Our work doesn’t stop with discovering life on Earth—we’re also helping to sustain it.
Training the Next Generation of Scientists
From teaching basic biodiversity concepts to elementary students in São Tomé and Príncipe to empowering residents to protect the few remaining “church forests” left in Ethiopia, Academy scientists are committed to forming long-term relationships with local scientists, students, government officials, and local communities whose knowledge and actions are critical to protecting some of the world's most important—and fragile—ecosystems.
Some projects span continents—entomologist Brian Fisher’s Ant Course attracts students from more than a dozen countries each year, while the Academy's Madagascar Biodiversity Center, where Fisher often teaches, provides much-needed training for local biologists. At home, the Academy’s long-running summer internship program provides undergraduate students with an opportunity to see how collections-based research can contribute to the important sustainability issues facing the world today.
Summer Systematics Institute
For the past 20 years, the Academy's museum-based summer internship has given students the chance to gain hands-on experience alongside working research scientists, curators, and collection managers.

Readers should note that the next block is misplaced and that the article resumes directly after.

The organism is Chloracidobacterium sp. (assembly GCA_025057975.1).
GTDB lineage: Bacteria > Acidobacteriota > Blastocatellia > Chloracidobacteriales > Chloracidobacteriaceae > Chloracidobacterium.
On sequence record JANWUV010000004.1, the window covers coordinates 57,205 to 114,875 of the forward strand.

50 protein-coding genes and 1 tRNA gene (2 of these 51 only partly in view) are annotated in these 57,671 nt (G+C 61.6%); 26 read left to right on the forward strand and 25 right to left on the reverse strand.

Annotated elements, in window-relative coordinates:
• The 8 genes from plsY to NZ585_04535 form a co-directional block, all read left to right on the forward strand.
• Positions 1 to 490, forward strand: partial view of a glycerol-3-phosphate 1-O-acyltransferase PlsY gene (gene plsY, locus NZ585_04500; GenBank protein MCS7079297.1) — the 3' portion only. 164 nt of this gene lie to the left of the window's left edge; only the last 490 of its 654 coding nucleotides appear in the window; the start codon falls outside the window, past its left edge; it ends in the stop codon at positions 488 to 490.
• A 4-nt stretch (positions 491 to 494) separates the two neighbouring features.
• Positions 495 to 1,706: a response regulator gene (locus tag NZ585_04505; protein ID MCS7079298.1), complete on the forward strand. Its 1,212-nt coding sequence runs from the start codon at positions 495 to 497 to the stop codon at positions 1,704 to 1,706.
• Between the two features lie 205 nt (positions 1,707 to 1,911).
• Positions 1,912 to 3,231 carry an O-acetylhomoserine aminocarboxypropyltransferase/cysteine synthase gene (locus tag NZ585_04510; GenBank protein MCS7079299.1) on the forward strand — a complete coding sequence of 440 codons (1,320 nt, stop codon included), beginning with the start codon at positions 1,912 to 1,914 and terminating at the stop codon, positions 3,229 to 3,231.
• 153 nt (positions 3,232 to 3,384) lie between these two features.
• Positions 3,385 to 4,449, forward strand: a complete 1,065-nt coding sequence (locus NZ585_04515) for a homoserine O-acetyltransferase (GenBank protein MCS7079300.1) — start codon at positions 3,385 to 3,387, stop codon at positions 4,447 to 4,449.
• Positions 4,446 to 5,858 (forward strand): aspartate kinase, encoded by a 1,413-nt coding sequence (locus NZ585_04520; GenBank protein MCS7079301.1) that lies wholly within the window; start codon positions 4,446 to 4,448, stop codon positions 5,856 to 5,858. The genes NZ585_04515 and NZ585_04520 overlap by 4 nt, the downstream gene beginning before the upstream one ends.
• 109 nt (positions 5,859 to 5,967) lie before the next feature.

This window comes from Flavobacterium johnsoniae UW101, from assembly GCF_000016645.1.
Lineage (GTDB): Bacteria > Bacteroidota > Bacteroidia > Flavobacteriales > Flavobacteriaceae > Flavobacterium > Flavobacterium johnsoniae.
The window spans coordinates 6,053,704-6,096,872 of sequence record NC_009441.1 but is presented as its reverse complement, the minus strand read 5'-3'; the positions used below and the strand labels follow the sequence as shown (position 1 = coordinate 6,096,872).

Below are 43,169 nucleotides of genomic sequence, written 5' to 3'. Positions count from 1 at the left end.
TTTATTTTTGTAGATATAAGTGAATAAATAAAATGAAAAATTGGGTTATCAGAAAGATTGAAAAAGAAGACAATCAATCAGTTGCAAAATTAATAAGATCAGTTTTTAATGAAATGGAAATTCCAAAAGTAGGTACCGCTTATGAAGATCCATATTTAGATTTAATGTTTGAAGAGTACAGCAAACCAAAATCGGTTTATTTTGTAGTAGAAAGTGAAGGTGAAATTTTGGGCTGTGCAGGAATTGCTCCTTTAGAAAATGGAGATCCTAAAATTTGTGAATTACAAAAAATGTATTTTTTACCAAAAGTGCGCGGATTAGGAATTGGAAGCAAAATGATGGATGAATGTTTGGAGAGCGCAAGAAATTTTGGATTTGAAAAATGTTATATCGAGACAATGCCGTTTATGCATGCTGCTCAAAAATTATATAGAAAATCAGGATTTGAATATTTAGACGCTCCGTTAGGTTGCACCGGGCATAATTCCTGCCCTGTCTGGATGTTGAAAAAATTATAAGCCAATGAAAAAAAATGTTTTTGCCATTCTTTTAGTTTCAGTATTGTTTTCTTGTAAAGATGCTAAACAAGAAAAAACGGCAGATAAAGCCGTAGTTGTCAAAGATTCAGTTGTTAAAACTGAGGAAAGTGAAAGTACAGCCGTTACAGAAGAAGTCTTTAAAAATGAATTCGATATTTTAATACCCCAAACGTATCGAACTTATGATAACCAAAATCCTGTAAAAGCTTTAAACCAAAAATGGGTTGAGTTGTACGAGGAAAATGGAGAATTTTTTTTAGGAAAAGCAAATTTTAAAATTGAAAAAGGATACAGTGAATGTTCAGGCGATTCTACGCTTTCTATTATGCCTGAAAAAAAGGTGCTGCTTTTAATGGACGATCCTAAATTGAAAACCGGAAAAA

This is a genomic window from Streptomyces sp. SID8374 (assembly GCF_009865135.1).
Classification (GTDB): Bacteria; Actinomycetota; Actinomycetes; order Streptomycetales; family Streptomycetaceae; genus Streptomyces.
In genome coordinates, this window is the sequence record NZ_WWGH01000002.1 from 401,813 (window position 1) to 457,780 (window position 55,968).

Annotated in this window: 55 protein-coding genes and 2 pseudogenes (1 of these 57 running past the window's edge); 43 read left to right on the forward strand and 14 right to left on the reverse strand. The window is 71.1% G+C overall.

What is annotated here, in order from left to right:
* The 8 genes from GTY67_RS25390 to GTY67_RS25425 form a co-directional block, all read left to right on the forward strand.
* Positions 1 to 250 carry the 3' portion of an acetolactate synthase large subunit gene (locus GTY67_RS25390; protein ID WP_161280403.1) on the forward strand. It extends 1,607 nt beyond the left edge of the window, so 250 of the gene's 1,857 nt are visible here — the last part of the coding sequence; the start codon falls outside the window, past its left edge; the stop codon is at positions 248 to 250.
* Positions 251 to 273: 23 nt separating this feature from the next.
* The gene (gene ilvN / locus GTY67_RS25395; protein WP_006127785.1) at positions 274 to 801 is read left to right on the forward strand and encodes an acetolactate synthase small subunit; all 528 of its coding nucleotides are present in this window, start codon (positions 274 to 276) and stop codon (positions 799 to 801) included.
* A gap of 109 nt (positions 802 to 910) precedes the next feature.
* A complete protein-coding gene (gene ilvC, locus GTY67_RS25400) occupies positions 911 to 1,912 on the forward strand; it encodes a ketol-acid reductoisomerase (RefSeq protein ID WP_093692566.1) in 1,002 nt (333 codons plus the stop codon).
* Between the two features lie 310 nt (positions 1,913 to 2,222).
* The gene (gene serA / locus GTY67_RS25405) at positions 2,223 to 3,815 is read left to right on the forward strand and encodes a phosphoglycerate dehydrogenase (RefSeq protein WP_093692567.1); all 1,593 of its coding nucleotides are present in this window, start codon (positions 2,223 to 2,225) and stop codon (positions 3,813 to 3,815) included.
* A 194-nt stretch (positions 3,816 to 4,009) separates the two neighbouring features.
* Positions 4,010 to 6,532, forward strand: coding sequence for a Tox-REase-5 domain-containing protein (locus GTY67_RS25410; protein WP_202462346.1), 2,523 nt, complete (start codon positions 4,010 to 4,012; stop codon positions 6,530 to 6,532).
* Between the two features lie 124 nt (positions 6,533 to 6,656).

Acknowledging the importance of global scientific research, the Academy has hosted more than 100 graduate students and scientists from 26 developing countries, providing degree supporting training and research opportunities for young researchers from countries rich in biodiversity and facing pressing environmental issues.
Organized by Brian Fisher, the Academy's Chair of Entomology, since 2001, this annual program invites participants to study these important arthropods amid some of the richest ant fauna in North America and abroad.
Waterbears and Wheelchairs
This forest canopy-based internship provides training and field research opportunities for students with ambulatory disabilities.